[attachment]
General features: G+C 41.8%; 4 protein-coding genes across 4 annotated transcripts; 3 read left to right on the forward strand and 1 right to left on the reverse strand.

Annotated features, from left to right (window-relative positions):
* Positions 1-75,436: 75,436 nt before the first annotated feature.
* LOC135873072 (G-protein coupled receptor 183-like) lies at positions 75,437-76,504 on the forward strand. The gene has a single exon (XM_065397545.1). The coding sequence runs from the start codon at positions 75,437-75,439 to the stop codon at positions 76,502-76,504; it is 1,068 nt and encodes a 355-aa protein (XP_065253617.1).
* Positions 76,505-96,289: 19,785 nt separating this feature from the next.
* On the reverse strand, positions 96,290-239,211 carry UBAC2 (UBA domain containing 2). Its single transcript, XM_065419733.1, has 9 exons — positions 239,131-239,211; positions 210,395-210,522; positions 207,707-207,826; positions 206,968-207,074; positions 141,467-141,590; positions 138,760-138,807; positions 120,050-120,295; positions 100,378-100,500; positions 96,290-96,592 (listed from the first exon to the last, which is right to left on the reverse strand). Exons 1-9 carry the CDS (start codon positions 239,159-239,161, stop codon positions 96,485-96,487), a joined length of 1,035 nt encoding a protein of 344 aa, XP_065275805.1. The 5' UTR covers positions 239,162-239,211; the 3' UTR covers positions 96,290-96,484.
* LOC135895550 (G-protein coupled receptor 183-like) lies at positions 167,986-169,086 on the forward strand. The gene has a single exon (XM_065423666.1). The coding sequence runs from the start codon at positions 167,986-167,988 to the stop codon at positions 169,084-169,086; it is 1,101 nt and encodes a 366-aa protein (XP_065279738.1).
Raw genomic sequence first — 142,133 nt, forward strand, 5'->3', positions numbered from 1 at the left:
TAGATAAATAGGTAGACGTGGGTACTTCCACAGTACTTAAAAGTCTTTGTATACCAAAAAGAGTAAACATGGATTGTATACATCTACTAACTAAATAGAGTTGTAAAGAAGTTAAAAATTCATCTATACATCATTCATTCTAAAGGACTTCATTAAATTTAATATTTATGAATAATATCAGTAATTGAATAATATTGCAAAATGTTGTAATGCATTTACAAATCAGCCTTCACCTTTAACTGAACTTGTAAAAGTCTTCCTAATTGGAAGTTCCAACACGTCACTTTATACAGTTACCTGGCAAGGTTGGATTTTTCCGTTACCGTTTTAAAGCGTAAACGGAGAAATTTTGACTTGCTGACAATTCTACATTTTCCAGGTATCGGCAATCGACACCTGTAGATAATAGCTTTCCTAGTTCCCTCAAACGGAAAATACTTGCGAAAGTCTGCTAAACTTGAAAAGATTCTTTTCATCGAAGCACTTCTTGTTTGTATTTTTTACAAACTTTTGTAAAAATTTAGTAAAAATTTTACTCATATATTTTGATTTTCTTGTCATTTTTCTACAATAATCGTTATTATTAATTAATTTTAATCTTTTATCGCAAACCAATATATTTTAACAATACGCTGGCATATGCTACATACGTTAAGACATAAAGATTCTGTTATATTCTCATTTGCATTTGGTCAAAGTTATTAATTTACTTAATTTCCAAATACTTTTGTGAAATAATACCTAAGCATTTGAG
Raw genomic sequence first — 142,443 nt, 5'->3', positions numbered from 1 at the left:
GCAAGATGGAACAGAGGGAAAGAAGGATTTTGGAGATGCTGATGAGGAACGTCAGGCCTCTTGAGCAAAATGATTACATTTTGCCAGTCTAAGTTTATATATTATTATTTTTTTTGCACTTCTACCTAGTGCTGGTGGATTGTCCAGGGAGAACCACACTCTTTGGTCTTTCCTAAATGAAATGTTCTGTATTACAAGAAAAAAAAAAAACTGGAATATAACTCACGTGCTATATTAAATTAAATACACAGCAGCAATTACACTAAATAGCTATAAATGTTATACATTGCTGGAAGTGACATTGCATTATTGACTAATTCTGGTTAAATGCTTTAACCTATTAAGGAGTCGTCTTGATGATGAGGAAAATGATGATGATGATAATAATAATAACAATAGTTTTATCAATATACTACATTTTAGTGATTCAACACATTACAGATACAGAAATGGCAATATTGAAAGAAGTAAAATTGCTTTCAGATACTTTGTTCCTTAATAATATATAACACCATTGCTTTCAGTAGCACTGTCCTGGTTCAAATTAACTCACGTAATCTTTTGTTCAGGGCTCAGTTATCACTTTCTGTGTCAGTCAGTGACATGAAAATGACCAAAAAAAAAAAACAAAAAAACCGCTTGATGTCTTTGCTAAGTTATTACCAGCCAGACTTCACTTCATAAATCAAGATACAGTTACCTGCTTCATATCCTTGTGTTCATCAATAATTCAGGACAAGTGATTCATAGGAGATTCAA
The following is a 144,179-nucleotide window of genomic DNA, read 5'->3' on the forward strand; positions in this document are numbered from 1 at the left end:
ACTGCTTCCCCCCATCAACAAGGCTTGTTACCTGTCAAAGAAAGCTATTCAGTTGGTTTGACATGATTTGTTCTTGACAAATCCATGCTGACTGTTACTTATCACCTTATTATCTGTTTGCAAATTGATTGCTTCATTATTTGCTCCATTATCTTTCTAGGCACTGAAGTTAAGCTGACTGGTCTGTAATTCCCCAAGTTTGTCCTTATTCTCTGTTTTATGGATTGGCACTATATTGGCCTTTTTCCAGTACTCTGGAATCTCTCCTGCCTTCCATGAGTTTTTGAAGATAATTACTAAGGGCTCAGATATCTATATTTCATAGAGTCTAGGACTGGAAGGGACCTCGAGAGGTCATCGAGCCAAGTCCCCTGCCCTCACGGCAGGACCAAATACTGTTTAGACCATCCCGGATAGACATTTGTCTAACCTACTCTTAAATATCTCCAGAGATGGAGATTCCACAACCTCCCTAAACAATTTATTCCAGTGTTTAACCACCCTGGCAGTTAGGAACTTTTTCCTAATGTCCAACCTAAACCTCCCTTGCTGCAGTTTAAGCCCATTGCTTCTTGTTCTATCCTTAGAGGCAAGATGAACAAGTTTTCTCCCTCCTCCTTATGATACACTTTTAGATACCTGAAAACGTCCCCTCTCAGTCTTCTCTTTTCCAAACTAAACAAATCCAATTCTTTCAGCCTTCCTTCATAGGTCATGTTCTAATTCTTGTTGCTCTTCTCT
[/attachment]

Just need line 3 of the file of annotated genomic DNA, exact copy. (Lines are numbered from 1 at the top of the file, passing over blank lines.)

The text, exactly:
* Positions 1-75,436: 75,436 nt before the first annotated feature.